Many savers hoping to be able to sock away more money in retirement accounts in 2023 than they could in 2022 are in luck.
Most contribution limits for common workplace retirement accounts and individual retirement accounts (IRAs) are subject to inflation adjustments, also known as cost-of-living adjustments. And for the 2023 tax year, every such contribution limit will jump, the IRS announced Oct. 21.
Additionally, income limits for IRAs are rising.
All of these changes will affect your tax return that is due by April 2024.
Base limits for 5 workplace plans rise
For 2023, the base contribution limit for the following types of workplace retirement accounts is rising from $20,500 to $22,500:
- 401(k) plans
- 403(b) plans
- Most 457 plans
- Thrift Savings Plan
Additionally, the base contribution limit for Savings Incentive Match Plan for Employees (SIMPLE) retirement accounts is rising from $14,000 to $15,500.
Catch-up limits for 5 workplace plans rise
Each year, folks who are 50 or older can save more money in their tax-sheltered retirement accounts by also making extra contributions, known as “catch-up contributions.”
For 2023, the catch-up contribution limit for the following types of workplace retirement accounts is rising from $6,500 to $7,500:
- Most 457 plans
- Thrift Savings Plan
This means that someone who is at least 50 years old can contribute $22,500 plus $7,500 to those types of accounts — for a total of $30,000 — in 2023.
The catch-up contribution limit for SIMPLE retirement accounts is rising from $3,000 to $3,500.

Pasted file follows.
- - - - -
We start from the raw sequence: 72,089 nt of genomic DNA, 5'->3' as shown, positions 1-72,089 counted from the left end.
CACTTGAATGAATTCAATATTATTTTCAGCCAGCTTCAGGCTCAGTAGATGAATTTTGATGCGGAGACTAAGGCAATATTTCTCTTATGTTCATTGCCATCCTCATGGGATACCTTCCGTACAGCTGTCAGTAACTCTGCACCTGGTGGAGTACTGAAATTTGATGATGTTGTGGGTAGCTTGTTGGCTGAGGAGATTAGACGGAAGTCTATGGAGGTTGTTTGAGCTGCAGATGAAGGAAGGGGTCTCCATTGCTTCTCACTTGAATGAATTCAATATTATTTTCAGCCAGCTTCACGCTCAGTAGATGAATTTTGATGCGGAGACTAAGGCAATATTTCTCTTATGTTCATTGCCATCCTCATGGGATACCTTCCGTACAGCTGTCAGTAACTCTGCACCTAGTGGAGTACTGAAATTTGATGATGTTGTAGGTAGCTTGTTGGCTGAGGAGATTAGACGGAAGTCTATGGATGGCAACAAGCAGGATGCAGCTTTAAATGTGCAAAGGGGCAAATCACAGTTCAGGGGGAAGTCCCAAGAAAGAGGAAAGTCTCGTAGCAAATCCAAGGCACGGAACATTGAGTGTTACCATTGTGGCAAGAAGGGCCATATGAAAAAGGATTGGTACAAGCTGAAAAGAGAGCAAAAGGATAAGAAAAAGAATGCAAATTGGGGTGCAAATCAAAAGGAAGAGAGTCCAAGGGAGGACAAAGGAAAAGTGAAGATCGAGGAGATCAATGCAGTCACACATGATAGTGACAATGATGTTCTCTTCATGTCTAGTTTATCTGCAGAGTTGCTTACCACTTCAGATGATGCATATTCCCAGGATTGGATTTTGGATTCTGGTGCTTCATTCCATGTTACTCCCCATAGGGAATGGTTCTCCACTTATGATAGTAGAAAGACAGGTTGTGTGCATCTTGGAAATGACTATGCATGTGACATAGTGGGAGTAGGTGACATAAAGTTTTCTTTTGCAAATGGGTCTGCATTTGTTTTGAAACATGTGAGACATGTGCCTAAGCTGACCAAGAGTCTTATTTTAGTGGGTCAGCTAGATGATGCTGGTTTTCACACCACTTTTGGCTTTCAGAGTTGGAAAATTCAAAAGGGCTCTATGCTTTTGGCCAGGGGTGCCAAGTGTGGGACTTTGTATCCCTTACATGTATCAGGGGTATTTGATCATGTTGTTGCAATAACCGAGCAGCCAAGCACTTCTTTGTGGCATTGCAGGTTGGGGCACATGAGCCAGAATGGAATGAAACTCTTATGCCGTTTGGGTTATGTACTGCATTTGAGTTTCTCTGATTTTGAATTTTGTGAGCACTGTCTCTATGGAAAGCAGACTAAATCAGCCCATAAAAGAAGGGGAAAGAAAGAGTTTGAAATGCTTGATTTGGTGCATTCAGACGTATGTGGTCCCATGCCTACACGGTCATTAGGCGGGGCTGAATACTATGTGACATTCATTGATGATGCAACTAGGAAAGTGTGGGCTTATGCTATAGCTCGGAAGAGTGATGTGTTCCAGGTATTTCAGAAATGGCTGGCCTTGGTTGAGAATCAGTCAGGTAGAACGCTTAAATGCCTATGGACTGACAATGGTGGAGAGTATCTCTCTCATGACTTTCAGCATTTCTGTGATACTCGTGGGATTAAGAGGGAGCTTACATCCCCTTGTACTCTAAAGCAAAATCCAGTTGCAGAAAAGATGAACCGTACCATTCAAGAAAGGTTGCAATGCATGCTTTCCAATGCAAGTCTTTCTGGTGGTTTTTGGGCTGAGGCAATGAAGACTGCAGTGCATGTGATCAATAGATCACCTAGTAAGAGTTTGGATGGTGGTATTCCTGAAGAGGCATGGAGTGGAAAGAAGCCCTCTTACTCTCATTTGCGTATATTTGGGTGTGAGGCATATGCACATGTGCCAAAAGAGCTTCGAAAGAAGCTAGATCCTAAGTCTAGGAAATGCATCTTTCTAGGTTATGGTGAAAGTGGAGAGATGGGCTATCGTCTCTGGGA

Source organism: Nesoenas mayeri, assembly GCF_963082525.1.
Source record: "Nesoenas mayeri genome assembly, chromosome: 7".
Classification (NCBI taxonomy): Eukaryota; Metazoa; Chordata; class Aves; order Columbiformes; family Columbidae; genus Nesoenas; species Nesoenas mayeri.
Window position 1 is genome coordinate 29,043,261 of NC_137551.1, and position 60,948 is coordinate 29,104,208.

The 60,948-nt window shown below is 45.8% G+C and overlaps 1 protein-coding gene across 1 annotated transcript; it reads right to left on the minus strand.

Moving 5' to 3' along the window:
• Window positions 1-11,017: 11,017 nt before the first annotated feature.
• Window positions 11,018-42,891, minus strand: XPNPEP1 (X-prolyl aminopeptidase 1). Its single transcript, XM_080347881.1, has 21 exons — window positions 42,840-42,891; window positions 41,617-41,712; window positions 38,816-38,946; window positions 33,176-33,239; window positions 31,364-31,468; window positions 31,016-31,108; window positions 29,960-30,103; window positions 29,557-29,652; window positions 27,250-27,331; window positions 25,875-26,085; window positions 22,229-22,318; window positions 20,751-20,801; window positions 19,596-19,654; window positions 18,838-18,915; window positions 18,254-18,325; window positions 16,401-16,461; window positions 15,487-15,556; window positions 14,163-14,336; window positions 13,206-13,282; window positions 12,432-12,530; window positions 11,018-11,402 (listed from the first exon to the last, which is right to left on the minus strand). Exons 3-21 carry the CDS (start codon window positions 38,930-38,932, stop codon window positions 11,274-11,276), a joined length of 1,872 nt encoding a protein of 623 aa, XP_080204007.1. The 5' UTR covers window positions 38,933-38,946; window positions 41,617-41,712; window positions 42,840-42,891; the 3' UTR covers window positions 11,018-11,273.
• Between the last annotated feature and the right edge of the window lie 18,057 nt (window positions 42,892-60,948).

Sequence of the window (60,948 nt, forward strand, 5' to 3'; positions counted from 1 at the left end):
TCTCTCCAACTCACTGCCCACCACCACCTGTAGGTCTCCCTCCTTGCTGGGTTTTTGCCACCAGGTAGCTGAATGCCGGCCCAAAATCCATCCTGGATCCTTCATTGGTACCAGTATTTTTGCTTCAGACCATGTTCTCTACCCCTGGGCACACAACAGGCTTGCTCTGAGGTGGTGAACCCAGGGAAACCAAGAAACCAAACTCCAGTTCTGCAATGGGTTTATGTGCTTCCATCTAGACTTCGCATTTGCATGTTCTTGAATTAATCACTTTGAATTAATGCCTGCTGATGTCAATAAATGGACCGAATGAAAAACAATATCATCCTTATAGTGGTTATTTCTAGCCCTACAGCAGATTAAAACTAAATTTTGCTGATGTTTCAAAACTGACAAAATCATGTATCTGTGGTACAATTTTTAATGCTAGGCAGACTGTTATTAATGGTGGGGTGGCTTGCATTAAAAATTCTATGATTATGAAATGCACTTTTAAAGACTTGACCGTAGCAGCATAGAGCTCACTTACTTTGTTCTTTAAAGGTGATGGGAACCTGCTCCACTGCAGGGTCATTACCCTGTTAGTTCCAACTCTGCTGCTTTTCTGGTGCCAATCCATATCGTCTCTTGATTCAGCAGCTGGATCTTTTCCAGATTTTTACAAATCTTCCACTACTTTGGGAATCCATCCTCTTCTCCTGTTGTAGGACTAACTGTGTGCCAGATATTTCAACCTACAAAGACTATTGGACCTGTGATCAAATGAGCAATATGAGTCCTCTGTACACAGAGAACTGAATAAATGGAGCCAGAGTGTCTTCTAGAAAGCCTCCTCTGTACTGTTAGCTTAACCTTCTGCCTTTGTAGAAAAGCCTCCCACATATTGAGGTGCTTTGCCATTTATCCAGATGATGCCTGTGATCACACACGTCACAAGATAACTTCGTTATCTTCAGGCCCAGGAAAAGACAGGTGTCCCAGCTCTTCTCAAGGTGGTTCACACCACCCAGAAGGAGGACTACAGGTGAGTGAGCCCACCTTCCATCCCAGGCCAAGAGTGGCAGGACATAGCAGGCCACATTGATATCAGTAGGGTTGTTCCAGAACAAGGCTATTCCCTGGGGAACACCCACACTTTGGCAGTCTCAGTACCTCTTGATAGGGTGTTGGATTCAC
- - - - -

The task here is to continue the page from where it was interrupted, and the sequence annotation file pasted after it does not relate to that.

Base limit for IRAs rises
The base contribution limit for Roth and traditional IRAs is rising from $6,000 to $6,500.
Catch-up limit for IRAs unchanged
The catch-up contribution limit for Roth and traditional IRAs also remains the same: $1,000.
The IRS notes that this is because the catch-up limit for IRAs is not subject to cost-of-living adjustments, unlike various other types of retirement accounts.
Income limits for Roth IRAs determine whether you’re eligible to contribute to such an account at all.
The income phase-out ranges for Roth IRA contributions will increase as follows for 2023:
- Single tax-filing status: $138,000 to $153,000 — up from $129,000 to $144,000
- Head of household tax-filing status: $138,000 to $153,000 — up from $129,000 to $144,000
- Married couple filing a joint return: $218,000 to $228,000 — up from $204,000 to $214,000
- Married individual filing a separate return: $0 to $10,000 — unchanged (because it is not subject to cost-of-living adjustments)
This means that, for example, a single taxpayer who earns less than $138,000 in 2023 can contribute to a Roth IRA up to the full limit — $6,500 or $7,500, depending on the taxpayer’s age. But a single taxpayer who earns $138,000 to $153,000 can contribute only a reduced amount. A single taxpayer who earns more than $153,000 cannot contribute to a Roth IRA.
Income limits for traditional IRAs determine whether you can make tax-deductible contributions to such an account.
These limits depend not only on your tax-filing status and income but also on whether you or your spouse is covered by a workplace retirement account. For specifics, see the bullet points in the IRS’ Oct. 21 announcement.
Wondering how else traditional and Roth IRAs differ? Check out “Which Is Better — a Traditional or Roth Retirement Plan?“
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